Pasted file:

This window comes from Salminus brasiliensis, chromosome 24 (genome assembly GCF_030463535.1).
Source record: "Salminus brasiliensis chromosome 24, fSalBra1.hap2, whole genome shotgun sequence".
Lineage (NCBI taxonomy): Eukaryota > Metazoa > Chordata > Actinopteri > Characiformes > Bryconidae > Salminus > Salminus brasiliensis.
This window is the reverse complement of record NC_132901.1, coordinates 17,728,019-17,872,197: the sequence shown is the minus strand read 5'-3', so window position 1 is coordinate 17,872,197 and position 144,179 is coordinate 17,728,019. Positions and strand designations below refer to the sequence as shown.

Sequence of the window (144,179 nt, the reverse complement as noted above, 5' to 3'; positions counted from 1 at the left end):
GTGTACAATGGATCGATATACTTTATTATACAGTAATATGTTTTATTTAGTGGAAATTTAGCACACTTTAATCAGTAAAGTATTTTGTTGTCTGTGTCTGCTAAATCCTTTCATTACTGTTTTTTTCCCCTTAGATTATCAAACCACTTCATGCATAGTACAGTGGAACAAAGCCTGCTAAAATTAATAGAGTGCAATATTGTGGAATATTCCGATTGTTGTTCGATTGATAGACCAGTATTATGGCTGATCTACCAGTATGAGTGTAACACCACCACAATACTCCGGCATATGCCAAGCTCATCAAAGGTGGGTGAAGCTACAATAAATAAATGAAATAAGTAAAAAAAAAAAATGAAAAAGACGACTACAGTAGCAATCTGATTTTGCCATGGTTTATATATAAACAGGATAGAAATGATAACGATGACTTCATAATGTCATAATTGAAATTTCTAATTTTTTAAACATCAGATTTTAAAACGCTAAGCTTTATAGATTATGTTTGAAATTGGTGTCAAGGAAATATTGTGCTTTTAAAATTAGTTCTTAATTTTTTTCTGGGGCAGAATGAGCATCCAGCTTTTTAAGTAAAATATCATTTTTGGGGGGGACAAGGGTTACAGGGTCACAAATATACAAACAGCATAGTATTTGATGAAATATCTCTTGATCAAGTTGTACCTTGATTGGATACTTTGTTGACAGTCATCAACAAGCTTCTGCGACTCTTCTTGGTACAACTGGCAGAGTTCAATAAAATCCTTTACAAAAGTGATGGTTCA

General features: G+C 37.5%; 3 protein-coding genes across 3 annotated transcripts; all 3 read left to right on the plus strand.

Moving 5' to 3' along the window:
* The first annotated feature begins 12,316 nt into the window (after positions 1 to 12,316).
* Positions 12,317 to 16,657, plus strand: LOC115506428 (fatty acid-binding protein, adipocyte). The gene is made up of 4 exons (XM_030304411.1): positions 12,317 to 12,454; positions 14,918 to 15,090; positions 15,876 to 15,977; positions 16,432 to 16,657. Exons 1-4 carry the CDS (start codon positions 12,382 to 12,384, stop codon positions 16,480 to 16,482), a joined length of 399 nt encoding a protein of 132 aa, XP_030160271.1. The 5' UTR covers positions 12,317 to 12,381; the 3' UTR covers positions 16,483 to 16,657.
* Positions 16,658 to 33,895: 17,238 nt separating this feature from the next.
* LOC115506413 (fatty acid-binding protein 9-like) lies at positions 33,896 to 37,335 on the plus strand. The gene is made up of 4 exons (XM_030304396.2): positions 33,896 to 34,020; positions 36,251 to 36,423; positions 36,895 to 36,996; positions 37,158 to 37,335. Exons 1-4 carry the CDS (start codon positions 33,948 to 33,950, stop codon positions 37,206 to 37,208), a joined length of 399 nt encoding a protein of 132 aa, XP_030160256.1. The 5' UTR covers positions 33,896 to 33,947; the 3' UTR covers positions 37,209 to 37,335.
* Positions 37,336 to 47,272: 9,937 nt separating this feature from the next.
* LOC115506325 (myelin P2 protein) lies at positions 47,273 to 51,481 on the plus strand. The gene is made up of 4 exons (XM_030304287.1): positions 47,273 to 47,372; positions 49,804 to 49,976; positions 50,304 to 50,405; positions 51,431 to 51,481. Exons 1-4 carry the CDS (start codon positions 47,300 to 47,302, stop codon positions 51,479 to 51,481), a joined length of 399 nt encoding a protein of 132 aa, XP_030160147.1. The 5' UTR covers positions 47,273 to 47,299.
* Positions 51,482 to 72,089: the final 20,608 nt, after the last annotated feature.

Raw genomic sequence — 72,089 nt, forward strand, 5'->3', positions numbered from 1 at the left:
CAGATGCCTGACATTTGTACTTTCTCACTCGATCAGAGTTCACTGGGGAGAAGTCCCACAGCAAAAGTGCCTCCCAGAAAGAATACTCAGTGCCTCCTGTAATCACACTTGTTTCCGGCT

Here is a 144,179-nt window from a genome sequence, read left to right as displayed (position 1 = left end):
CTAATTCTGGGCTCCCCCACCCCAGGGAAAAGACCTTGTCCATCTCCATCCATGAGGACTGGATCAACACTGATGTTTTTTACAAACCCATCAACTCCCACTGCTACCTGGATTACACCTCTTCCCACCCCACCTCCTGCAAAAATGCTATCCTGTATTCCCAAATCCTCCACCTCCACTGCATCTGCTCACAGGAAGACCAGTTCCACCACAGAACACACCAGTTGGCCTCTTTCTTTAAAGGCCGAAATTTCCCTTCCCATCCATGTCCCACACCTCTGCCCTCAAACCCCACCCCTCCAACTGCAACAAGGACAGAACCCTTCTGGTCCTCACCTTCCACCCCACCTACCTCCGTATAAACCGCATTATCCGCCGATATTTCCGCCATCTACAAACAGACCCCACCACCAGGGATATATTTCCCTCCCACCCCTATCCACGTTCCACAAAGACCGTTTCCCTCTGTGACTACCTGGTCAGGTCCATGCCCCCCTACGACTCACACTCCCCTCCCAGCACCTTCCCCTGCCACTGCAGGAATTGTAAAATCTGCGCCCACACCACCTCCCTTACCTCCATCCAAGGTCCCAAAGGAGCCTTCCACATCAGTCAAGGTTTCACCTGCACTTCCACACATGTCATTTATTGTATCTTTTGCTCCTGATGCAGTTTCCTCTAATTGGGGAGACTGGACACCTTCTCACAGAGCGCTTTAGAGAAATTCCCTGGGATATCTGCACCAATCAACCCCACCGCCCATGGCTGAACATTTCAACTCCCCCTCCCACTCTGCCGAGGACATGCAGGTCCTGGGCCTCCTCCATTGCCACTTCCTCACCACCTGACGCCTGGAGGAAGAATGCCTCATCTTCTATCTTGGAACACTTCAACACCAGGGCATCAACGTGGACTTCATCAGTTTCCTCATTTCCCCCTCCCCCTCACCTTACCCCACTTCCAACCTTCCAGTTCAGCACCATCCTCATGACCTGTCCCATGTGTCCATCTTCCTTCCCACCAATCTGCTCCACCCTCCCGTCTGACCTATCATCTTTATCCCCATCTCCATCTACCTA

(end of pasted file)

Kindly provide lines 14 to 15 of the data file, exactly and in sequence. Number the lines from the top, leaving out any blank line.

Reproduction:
* LOC115506325 (myelin P2 protein) lies at positions 47,273 to 51,481 on the plus strand. The gene is made up of 4 exons (XM_030304287.1): positions 47,273 to 47,372; positions 49,804 to 49,976; positions 50,304 to 50,405; positions 51,431 to 51,481. Exons 1-4 carry the CDS (start codon positions 47,300 to 47,302, stop codon positions 51,479 to 51,481), a joined length of 399 nt encoding a protein of 132 aa, XP_030160147.1. The 5' UTR covers positions 47,273 to 47,299.
* Positions 51,482 to 72,089: the final 20,608 nt, after the last annotated feature.